A windy, wet, and shaky Wellington
Wellington is built on hills. It also has some of the windiest and wettest weather in the country. Couple this with high earthquake risk, and you have a recipe for soil slips all over town. The 2022 winter was the wettest on record, with rainfall almost twice the average (744mm in Kelburn) since records began nearly a hundred years ago.
What does this mean?
Slips, slips, and more slips!
We have noticed a massive increase in slips, retaining wall designs, and assessments over this winter, with an enquiry almost every day. But the designs we have produced in the past to remedy the slips will need more structure than before because of an update to the Ministry of Business Innovation and Employment (MBIE) Module 6.
In addition to soil slip responses, new construction projects including commercial, medium-density, and residential buildings, often need new retaining walls. These new retaining walls must be properly engineered for static, earthquake, hydrostatic, and temporary load cases. To help you calculate the load cases and navigate new updates in best practice, new retaining walls should be designed by a Structural and/or Geotechnical engineer.
MBIE Module 6 update
In November 2021, the MBIE 'Earthquake resistant retaining wall design' guide was updated to reflect a higher level of ground shaking during a design-level earthquake event for all regions in New Zealand.
Wellington had an average increase of 82% for earthquake loads on retaining walls compared to earthquake loads before the November 2021 update.
What does this mean?
Designs will need to get bigger!
This means the earthquake load on any new retaining wall has become significantly higher than before. As a result, new retaining wall designs will need more structure.
The technical stuff
We compared some standard retaining wall design cases with the old guidance vs the new to highlight some of the structural changes that can be expected. The retained height of the retaining wall in the example is 2.4m; for easy reference, this is also the general ceiling height of a residential house. The below example covers two main types of retaining walls:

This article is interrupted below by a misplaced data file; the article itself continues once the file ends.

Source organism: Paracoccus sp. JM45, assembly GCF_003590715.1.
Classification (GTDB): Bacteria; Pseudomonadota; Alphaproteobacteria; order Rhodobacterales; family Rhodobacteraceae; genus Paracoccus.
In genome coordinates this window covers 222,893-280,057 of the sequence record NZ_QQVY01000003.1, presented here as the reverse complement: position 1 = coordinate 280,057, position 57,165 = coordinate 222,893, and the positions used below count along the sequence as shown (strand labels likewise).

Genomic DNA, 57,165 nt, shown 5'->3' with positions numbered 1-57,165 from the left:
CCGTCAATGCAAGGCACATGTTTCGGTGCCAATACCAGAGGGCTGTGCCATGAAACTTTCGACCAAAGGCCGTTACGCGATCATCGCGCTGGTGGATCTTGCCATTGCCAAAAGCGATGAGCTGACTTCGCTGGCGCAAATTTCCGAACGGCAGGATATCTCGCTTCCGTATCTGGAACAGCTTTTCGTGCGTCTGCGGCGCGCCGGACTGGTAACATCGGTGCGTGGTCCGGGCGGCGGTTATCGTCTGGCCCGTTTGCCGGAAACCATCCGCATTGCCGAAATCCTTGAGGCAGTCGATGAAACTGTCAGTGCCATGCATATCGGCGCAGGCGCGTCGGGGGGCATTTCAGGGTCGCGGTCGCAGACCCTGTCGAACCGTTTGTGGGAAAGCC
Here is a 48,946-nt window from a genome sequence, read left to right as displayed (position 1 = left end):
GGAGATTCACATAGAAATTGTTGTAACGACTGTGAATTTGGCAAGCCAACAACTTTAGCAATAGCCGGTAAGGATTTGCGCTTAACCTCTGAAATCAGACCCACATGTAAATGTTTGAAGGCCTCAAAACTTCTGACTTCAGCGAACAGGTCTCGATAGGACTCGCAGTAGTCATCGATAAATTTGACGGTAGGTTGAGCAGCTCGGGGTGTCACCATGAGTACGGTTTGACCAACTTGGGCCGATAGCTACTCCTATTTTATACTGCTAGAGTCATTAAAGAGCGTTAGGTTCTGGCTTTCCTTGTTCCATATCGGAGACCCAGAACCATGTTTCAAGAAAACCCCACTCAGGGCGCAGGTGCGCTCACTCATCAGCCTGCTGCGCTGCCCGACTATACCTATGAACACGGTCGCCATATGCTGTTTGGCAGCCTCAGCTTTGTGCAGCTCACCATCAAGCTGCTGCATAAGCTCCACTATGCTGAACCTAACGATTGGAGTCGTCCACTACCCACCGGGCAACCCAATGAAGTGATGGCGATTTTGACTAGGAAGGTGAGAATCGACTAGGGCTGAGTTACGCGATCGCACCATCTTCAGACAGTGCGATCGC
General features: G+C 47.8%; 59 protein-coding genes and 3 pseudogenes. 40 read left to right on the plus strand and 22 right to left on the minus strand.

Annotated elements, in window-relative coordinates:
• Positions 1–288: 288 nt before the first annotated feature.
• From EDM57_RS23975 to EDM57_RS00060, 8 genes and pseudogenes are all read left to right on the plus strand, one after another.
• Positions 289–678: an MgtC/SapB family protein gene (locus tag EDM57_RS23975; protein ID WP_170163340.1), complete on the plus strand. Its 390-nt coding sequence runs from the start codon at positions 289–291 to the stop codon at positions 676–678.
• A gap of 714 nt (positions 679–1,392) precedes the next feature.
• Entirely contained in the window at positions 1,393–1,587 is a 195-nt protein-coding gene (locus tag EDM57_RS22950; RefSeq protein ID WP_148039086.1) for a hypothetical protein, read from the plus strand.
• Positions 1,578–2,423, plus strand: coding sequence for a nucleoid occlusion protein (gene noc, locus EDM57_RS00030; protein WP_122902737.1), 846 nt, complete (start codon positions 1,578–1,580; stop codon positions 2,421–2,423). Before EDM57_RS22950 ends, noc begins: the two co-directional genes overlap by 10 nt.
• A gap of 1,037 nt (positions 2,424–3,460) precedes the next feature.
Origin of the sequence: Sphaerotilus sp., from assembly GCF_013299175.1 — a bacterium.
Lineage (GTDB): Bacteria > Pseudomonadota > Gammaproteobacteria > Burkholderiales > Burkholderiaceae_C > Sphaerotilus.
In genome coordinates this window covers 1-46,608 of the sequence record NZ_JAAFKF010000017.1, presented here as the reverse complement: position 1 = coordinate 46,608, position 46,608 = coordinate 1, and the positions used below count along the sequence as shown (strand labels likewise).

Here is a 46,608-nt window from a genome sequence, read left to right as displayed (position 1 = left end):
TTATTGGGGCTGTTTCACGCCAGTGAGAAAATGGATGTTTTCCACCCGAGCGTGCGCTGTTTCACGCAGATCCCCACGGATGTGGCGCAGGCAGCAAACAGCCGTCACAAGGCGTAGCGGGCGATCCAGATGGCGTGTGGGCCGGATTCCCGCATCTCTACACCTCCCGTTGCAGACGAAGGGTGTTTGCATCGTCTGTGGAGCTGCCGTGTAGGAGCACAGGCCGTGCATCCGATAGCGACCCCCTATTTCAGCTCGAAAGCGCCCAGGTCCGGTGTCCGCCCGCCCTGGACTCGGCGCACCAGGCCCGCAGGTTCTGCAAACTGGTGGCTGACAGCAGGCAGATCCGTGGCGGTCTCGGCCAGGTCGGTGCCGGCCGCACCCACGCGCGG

Cantilever timber pole retaining wall
Cantilever reinforced concrete masonry retaining wall
And all design cases consider the following information:
Click on the images to see a higher resolution detail
Summarised findings for cantilever timber pole wall:
For the same retained height, soil properties and pole spacing, you can expect to see:
Deeper foundation embedment depth (approximately ~20% deeper)
Larger pole size in some cases. (In this case, the bending of the poles was not the governing factor and therefore did not lead to an increase in pole size.)
Closer pole spacing in some cases
More double lagging at the bottom of the wall
Larger diameter foundation holes for poles to achieve the back angle (approximately ~10% larger)
Summarised findings for cantilever concrete block wall:
For the same retained height and soil properties, you can expect to see:
Bigger wall section seize (Approximately ~25% bigger)
More wall reinforcing in some cases
Longer footing length (Approximately ~15% longer)
Deeper shear key (Approximately ~60% deeper)
Longer heel in some cases (where the overturning governs the design)
More steel for the foundation
What can you do?
With hills, wind, and rain, Wellington will always need retaining walls. Add earthquakes to that factor, and you have a recipe for disaster if your retaining wall is not designed correctly. If your retaining wall needs building consent, a Structural or Geotechnical engineer can help consult on what type of wall suits your needs and design it to the latest MBIE guidance.
Our director, Marlo Bromley, has recently been interviewed about the problems wellingtonians face with old retaining walls. Have a listen here: https://www.rnz.co.nz/national/programmes/morningreport/audio/2018870846/hundreds-of-wellington-retaining-walls-need-fast-attention If you want to learn more about when you need a building consent for your retaining wall, have a read of our article here: https://www.dtce.co.nz/post/when-does-your-retaining-wall-need-building-cons If you want to learn more about what type of retaining wall you can build, have a read of our article here: https://www.dtce.co.nz/post/what-types-of-retaining-walls-can-i-build